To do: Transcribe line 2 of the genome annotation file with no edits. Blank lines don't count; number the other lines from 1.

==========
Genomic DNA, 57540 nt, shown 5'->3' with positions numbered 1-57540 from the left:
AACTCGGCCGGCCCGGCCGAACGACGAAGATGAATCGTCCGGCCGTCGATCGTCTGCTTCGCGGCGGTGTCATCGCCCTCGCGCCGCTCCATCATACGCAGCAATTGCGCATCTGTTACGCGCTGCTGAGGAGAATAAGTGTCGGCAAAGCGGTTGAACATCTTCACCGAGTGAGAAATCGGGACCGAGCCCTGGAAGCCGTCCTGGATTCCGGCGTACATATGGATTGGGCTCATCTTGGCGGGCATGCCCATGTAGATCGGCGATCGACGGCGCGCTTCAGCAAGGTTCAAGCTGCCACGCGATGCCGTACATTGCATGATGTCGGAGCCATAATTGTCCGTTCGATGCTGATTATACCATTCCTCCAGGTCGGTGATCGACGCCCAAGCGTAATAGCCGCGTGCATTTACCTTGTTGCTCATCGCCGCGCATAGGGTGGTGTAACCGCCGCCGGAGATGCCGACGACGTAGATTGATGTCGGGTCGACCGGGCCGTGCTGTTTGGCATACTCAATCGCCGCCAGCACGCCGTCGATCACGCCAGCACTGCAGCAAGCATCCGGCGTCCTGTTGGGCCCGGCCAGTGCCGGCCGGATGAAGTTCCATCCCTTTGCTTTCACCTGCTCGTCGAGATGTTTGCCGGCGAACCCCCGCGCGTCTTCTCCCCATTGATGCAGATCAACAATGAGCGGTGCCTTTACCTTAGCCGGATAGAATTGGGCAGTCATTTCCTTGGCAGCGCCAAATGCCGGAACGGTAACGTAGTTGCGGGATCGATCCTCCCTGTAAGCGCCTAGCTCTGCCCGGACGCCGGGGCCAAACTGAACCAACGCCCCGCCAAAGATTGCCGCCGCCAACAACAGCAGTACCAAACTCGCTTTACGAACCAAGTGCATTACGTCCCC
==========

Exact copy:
AACTCGGCCGGCCCGGCCGAACGACGAAGATGAATCGTCCGGCCGTCGATCGTCTGCTTCGCGGCGGTGTCATCGCCCTCGCGCCGCTCCATCATACGCAGCAATTGCGCATCTGTTACGCGCTGCTGAGGAGAATAAGTGTCGGCAAAGCGGTTGAACATCTTCACCGAGTGAGAAATCGGGACCGAGCCCTGGAAGCCGTCCTGGATTCCGGCGTACATATGGATTGGGCTCATCTTGGCGGGCATGCCCATGTAGATCGGCGATCGACGGCGCGCTTCAGCAAGGTTCAAGCTGCCACGCGATGCCGTACATTGCATGATGTCGGAGCCATAATTGTCCGTTCGATGCTGATTATACCATTCCTCCAGGTCGGTGATCGACGCCCAAGCGTAATAGCCGCGTGCATTTACCTTGTTGCTCATCGCCGCGCATAGGGTGGTGTAACCGCCGCCGGAGATGCCGACGACGTAGATTGATGTCGGGTCGACCGGGCCGTGCTGTTTGGCATACTCAATCGCCGCCAGCACGCCGTCGATCACGCCAGCACTGCAGCAAGCATCCGGCGTCCTGTTGGGCCCGGCCAGTGCCGGCCGGATGAAGTTCCATCCCTTTGCTTTCACCTGCTCGTCGAGATGTTTGCCGGCGAACCCCCGCGCGTCTTCTCCCCATTGATGCAGATCAACAATGAGCGGTGCCTTTACCTTAGCCGGATAGAATTGGGCAGTCATTTCCTTGGCAGCGCCAAATGCCGGAACGGTAACGTAGTTGCGGGATCGATCCTCCCTGTAAGCGCCTAGCTCTGCCCGGACGCCGGGGCCAAACTGAACCAACGCCCCGCCAAAGATTGCCGCCGCCAACAACAGCAGTACCAAACTCGCTTTACGAACCAAGTGCATTACGTCCCC